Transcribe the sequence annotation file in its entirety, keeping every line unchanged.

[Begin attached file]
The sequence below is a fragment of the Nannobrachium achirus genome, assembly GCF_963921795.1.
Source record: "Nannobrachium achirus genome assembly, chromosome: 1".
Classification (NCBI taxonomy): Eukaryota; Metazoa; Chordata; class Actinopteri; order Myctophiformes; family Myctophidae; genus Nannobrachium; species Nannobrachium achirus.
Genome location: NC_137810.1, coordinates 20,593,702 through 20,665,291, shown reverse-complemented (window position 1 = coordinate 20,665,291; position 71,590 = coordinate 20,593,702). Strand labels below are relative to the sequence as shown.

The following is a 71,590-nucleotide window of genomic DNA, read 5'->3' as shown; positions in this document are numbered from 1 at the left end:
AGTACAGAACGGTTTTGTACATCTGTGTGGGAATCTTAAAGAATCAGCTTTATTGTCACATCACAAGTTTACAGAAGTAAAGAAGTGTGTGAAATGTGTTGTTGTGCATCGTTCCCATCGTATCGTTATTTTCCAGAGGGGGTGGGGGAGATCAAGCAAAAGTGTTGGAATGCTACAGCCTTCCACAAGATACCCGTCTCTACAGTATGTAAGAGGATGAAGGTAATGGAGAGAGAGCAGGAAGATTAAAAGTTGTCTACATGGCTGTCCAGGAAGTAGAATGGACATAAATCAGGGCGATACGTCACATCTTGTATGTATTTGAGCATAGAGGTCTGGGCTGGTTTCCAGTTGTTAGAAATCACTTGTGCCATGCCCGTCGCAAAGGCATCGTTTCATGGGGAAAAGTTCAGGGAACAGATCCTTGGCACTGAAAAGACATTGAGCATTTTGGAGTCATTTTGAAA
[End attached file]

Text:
The sequence below is a fragment of the Nannobrachium achirus genome, assembly GCF_963921795.1.
Source record: "Nannobrachium achirus genome assembly, chromosome: 1".
Classification (NCBI taxonomy): Eukaryota; Metazoa; Chordata; class Actinopteri; order Myctophiformes; family Myctophidae; genus Nannobrachium; species Nannobrachium achirus.
Genome location: NC_137810.1, coordinates 20,593,702 through 20,665,291, shown reverse-complemented (window position 1 = coordinate 20,665,291; position 71,590 = coordinate 20,593,702). Strand labels below are relative to the sequence as shown.

The following is a 71,590-nucleotide window of genomic DNA, read 5'->3' as shown; positions in this document are numbered from 1 at the left end:
AGTACAGAACGGTTTTGTACATCTGTGTGGGAATCTTAAAGAATCAGCTTTATTGTCACATCACAAGTTTACAGAAGTAAAGAAGTGTGTGAAATGTGTTGTTGTGCATCGTTCCCATCGTATCGTTATTTTCCAGAGGGGGTGGGGGAGATCAAGCAAAAGTGTTGGAATGCTACAGCCTTCCACAAGATACCCGTCTCTACAGTATGTAAGAGGATGAAGGTAATGGAGAGAGAGCAGGAAGATTAAAAGTTGTCTACATGGCTGTCCAGGAAGTAGAATGGACATAAATCAGGGCGATACGTCACATCTTGTATGTATTTGAGCATAGAGGTCTGGGCTGGTTTCCAGTTGTTAGAAATCACTTGTGCCATGCCCGTCGCAAAGGCATCGTTTCATGGGGAAAAGTTCAGGGAACAGATCCTTGGCACTGAAAAGACATTGAGCATTTTGGAGTCATTTTGAAA